Guinness and Ice Cream for St. Patrick's Day: A Recipe for Stout Float
I don't know if a stout float is an Irish dessert, but it doesn't really matter, as St. Patrick's Day celebrations aren't really Irish anyway. A beer float can be awesome, and when done right, it's the perfect creamy-sweet refresher after the traditional American-Irish salty dinner of corned beef and cabbage. (Side note: If you boil corned beef until fork-tender, then slather it with a mix of equal parts Dijon mustard and brown sugar and bake it till glazed -- it's actually quite tasty.)
Jeanne Kelley stout float
I first encountered a beer float at a McMenamins pub in Oregon in the '90s. I must admit, I was slightly horrified as I watched the fair-skinned, stocky patrons switch from pints of ale to pint glasses filled with scoops of industrial vanilla ice cream -- with a healthy dousing of stout bubbling over the top as last called neared. But I've since learned that by reducing the scale, and by playing up and off the complex flavors of stout, that frat-boy, beer geek, gut-busting nightcap can be transformed into a damned good, sophisticated dessert.
There are several fine micro-brewed stouts out there, but in honor of St. Patrick and accessibility, this float is concocted with Guinness. Here, bittersweet chocolate syrup made with Guinness and brown sugar accentuate the chocolate and caramel notes in the stout. Malted Vanilla Bean Ice Cream pays tribute to the stout's creamy head and toasty grain flavor, with the aromatic vanilla bean lending a pungent floral contrast. I make ice cream from scratch, but you can make a great malty float by stirring 1/3 cup malted milk powder into a purchased pint of softened vanilla bean ice cream.
This St. Patrick's Day, why not leave the green sugar shamrock cookies to the kids and enjoy something that's real.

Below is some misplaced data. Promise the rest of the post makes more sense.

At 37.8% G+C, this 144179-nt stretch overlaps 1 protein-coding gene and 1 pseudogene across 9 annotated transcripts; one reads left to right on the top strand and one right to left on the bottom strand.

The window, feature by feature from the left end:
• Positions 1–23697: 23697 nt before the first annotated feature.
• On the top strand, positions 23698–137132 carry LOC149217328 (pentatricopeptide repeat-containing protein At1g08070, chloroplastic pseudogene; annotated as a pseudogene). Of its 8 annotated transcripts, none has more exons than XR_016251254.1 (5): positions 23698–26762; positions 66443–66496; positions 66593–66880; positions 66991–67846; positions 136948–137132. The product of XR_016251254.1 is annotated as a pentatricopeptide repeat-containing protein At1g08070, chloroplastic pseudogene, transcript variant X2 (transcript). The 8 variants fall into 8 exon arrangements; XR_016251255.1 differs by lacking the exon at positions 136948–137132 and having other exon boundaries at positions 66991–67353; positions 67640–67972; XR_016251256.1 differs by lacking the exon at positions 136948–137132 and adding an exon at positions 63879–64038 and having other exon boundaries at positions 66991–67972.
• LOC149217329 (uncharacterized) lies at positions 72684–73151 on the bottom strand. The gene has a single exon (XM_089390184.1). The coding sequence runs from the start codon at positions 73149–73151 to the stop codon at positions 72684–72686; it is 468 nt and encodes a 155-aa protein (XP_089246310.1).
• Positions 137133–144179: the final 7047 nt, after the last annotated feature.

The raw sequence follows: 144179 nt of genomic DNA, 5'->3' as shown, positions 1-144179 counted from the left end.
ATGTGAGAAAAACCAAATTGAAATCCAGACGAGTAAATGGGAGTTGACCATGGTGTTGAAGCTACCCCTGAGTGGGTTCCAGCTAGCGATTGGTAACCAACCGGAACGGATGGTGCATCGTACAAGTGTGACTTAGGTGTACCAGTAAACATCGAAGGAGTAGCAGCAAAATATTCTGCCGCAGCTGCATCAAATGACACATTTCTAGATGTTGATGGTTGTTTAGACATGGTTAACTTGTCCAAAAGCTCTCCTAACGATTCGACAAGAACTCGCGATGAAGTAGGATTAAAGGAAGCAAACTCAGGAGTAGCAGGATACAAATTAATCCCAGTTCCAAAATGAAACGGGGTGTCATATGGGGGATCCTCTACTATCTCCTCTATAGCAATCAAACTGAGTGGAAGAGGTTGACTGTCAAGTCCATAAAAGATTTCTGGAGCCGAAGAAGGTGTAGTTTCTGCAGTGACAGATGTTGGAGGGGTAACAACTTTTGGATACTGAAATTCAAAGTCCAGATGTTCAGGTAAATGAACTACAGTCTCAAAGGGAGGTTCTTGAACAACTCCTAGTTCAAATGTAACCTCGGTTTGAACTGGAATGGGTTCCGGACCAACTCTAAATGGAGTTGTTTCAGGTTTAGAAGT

Chocolate Stout Syrup (see recipe)
Malted Vanilla Bean Ice Cream (see recipe)
Guinness Stout (about two 11.5-ounce bottles)
1. Spoon about 2 tablespoons syrup into eight 8-ounce glasses. Top syrup with two small scoops of ice cream. Fill the glasses with a small amount of stout and serve.
Malted Vanilla Bean Ice Cream
Note: Be careful not to allow the custard to boil, as boiling will cause the eggs to curdle. Look for malted milk powder with the hot cocoa and chocolate milk mixes at the supermarket.
Makes: about 1 quart
2 cups milk
1 cup whipping cream
1 moist, plump vanilla bean, split in half lengthwise
4 egg yolks
2/3 cup sugar
¼ teaspoon kosher salt
2/3 cup malted milk powder
1. Bring milk, cream and vanilla bean just to a boil in a heavy medium saucepan.
2. Meanwhile, beat the egg yolks, sugar and salt until well blended in large bowl. Gradually whisk the hot milk mixture into the egg mixture. Return the mixture to the saucepan. Stir with a silicone spatula over medium-low heat until mixture just thickens to coat the back of the spatula (between 160 and 170ºF on an instant-read thermometer), about 6 minutes. Immediately pour the custard into the large bowl and whisk in the malted milk powder. Cool completely. (Custard can be prepared one day ahead. Cover and refrigerate.)
3. Freeze the custard in an ice cream maker according to the manufacturer's instructions. Remove the vanilla bean pod. Transfer the ice cream to a container and freeze until firm. (The ice cream can be prepared one week ahead.)
Chocolate Stout Syrup:
Makes: about 1 ½ cups
1 cup natural unsweetened cocoa powder (such as Hershey's)
½ cup firmly packed golden brown sugar
¼ cup sugar
½ teaspoon kosher salt
1 ½ cups stout or one 11.5-ounce bottle
1. Whisk the cocoa, both sugars and salt to blend in a heavy medium saucepan. Gradually whisk in the stout. Bring the mixture to a boil over medium heat.
2. Reduce heat to medium-low and simmer until the mixture thickens slightly and reduces to about 1 ½ cups, whisking occasionally, about 3 minutes.
(Syrup can me made 4 days ahead. Cover and refrigerate.)
Jeanne Kelley is a Los Angeles cook and cookbook author, who also writes at Jeanne Kelley Kitchen. Or follow her on her Tumblr.